We're so excited about Hidden Figures, the astonishing true story of how African American female mathematicians helped usher in some of NASA’s greatest achievements. The world needs to know about Katherine Johnson (Taraji P. Henson), the brilliant “female computer” who determined the launch and landing coordinates for John Glenn’s 1962 orbit around the earth. So let’s keep the momentum going: What about all the other impressive women who have busted up boys' clubs? To get you thinking, here are a few more heroic ladies who ought to be in pictures.
Madam C.J. Walker
Credit: Frank Espich/The Indianapolis Star/Ap Photo
May we suggest Sarah Breedlove, a.k.a. the legendary beauty innovator Madam C.J. Walker. This Louisiana-born daughter of former slaves worked hard all her life, including as a laundress. In 1906, she created a haircare line tailored to black women and, harnessing her mighty marketing skills, began peddling her goods door to door. At her death in 1919, Walker’s personal worth was about $700,000 (that would be $9.76 million today), making her the wealthiest black woman in America at the time. The happy ending: The impact of her beauty products is still turning heads today.
May we suggest Ada Lovelace, the numbers-loving daughter of poet Lord Byron who’s now considered the world’s first programmer. She was translating an 1842 paper on mathematician Charles Babbage’s computer prototype when she realized that it could one day be programmed to perform problem-solving calculations. Victorian math minds pooh-poohed her, but without algorithms, you couldn’t play Candy Crush.
Credit: Oscar Graubner/The Life Images Collection/Getty images
May we suggest Margaret Bourke-White, a groundbreaking photojournalist who became the first female war correspondent, covering the air force in North Africa, the army in Italy, diplomats in the USSR, and migrant farmers in the Dust Bowl. Just picture Maggie the Indestructible doing, well, all the cool stuff she did in real life—risk her marriage to pursue her aperture ambitions! survive a torpedo attack! take a few snaps while perched atop one of the Chrysler Building’s glowering eagles!—in 3-D.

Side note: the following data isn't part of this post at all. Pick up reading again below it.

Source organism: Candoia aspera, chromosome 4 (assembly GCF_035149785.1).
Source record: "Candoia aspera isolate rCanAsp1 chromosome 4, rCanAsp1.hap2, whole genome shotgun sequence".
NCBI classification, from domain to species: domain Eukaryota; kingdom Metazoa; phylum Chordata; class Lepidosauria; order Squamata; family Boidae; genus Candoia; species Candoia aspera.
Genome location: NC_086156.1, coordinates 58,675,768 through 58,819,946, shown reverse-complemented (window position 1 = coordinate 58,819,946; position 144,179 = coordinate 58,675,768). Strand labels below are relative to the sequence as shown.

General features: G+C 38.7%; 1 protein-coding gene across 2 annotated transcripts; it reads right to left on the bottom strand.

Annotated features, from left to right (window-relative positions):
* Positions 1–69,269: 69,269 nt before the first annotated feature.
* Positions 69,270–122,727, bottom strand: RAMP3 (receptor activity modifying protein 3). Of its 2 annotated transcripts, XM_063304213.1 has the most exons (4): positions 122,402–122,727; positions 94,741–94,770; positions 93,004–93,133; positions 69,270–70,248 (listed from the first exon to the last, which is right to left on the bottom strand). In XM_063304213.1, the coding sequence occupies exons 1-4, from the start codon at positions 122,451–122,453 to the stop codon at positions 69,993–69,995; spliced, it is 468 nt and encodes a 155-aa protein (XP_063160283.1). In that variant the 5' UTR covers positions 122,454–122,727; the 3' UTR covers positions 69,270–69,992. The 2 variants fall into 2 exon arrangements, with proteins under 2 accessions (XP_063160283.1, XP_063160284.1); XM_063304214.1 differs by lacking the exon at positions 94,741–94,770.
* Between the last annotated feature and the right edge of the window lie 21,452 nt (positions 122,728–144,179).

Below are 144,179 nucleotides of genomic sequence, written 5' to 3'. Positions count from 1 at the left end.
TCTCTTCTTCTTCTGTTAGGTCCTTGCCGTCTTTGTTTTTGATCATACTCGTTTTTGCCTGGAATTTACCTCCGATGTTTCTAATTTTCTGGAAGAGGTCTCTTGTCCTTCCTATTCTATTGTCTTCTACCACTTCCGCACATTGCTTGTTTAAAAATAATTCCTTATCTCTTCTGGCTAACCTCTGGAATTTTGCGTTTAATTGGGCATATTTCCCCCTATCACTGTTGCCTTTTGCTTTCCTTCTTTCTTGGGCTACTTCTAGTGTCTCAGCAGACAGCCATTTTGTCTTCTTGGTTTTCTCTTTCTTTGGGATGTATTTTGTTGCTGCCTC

May we suggest the Night Witches, the all-female Soviet WWII regiment that flew about 30,000 missions against the German military, dropping bombs from flimsy plywood-and-canvas crop dusters. Under the cover of darkness—and without parachutes, radios, or guns—they’d idle their engines near their target and glide in with a terrifying whoosh that made enemy soldiers think of broomsticks. By the time the credits roll, 30 Night Witches will have given their lives for their country, and 23—we’re picturing Slavic ringers Kirsten Dunst and Scarlett Johansson—will be named Heroes of the Soviet Union.
Credit: Calmontney/Los Angeles Times via Getty Images
May we suggest LAPD officer Pat Johnson. In 1971, a 9-month-old girl was found abandoned in a Los Angeles hotel room. (She was discovered after guests told the manager she’d been crying for hours.) Policewoman Johnson (imagine a 1970s-ified Jennifer Lawrence) fed the baby milk, Jell-O, and cottage cheese and kept her swaddled in a desk drawer until the infant was taken to a foster home later that day. In the big-screen adaptation, Johnson abandons her desk duties to become a baby whisperer, visiting seedy and swanky hotels alike in search of neglected tots who depend on just her kind of savior.
Credit: Paul J Connell/The Boston Globe Via Getty Images
If you liked the winged heels of Chariots of Fire and Jackie Robinson’s barrier-breaking triumphs in 42...
May we suggest Kathrine Switzer, the first female runner to officially enter the once all-male Boston Marathon. In 1967, after training with the Syracuse University men’s cross-country team and besting officials (she applied for a bib as K.V. Switzer), she was almost physically shoved off the course by blustering race codirector Jock Semple (we’re thinking Bryan Cranston), who’d be damned if he’d let a woman taint his testosterific event. Cut to Switzer’s proud finish—where (spoiler) her uterus doesn’t fall out.
Women who did groundbreaking things that men got the credit for
1951: Rosalind Franklin played a big role in discovering the double-helix.
While working as a research associate at the King's College London in the biophysics unit in 1951, Rosalind Franklin and her student Raymond Gosling discovered that there were two forms of DNA, a dry "A" form and a wet "B" form. <br><br><a href="http://www.biography.com/people/rosalind-franklin-9301344#scientific-discoveries-and-credit-controversy" target="_blank">According to Biography.com</a>, “One of their X-ray diffraction pictures of the ‘B’ form of DNA, known as Photograph 51, became famous as critical evidence in identifying the structure of DNA.”<br><br>A colleague named Maurice Wilkins showed Photo 51 to competing scientists James Watson and Francis Crick -- without Franklin’s permission.The duo used Franklin’s findings as a basis for their DNA model and won a Nobel Prize for it in 1962 -- four years after she died.